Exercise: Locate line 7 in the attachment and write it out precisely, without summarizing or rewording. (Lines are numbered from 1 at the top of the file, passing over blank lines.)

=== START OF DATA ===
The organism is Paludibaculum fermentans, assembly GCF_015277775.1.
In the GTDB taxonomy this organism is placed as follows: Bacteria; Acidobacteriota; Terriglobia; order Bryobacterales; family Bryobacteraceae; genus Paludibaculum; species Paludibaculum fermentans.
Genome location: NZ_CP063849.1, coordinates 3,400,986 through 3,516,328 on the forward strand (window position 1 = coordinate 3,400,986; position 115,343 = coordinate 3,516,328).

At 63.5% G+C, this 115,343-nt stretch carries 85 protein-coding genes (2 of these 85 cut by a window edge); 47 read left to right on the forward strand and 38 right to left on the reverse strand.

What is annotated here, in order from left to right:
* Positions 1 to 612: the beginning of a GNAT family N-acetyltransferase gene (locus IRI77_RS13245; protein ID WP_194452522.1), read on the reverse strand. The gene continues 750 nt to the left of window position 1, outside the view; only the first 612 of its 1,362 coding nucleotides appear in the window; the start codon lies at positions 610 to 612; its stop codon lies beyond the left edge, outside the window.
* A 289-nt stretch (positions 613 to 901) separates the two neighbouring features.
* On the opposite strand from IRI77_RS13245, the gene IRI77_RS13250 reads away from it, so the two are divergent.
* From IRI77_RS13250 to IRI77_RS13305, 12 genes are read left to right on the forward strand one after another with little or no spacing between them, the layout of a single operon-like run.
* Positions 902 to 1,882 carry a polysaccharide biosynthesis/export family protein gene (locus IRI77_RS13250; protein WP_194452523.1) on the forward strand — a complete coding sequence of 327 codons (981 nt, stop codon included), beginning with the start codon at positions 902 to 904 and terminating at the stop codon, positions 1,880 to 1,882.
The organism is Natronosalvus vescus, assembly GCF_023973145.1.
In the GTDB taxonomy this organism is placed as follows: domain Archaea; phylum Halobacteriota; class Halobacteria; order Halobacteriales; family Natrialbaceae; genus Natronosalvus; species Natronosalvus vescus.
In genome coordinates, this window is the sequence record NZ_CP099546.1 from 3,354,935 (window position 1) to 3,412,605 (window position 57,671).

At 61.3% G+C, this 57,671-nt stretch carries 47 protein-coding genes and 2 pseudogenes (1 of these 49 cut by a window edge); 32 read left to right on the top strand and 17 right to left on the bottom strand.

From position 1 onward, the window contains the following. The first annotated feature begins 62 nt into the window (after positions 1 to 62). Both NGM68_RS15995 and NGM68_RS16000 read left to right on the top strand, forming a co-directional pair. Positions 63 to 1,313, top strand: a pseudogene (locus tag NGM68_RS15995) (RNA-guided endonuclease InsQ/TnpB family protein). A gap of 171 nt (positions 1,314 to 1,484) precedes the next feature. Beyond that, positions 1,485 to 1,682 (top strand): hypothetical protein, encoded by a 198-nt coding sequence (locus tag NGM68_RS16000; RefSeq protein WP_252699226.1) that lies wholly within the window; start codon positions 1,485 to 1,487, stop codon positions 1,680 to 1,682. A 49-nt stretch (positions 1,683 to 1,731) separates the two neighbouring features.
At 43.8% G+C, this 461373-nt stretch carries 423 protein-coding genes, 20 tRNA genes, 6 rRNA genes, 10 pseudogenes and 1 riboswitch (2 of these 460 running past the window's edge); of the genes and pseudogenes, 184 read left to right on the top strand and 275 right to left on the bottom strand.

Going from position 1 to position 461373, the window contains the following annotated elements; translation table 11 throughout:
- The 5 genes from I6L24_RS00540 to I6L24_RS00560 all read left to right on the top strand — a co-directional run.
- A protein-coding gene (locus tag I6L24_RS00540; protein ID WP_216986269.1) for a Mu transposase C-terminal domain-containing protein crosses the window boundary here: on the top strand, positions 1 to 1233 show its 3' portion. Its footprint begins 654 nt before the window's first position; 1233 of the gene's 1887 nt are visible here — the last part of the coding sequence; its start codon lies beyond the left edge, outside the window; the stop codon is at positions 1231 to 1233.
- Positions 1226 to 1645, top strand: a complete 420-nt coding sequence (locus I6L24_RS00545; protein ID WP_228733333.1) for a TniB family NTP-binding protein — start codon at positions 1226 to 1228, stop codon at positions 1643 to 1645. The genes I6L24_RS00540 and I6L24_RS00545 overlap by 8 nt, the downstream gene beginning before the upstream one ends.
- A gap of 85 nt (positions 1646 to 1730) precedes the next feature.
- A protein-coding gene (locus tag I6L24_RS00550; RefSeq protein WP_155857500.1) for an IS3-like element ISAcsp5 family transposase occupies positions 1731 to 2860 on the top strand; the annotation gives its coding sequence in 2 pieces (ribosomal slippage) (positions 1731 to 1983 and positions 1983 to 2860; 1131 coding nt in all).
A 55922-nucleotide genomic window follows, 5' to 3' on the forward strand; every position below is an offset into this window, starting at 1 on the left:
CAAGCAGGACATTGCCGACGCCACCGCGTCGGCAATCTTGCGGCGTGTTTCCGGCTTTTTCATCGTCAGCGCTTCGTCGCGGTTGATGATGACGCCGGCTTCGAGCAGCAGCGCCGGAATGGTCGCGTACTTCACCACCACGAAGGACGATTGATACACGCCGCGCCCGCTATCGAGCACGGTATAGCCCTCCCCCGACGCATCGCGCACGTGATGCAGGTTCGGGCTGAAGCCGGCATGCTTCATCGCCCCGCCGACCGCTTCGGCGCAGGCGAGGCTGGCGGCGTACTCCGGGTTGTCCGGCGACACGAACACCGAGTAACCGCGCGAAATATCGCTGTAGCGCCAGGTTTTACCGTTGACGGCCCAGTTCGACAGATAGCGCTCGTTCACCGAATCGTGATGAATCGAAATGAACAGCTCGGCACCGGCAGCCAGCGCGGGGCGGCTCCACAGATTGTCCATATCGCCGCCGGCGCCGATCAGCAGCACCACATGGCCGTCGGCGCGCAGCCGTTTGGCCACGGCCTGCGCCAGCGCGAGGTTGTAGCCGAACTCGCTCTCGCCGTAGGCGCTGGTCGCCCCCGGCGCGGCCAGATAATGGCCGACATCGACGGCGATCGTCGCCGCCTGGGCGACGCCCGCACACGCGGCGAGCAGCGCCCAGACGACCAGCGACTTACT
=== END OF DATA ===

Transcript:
* A 289-nt stretch (positions 613 to 901) separates the two neighbouring features.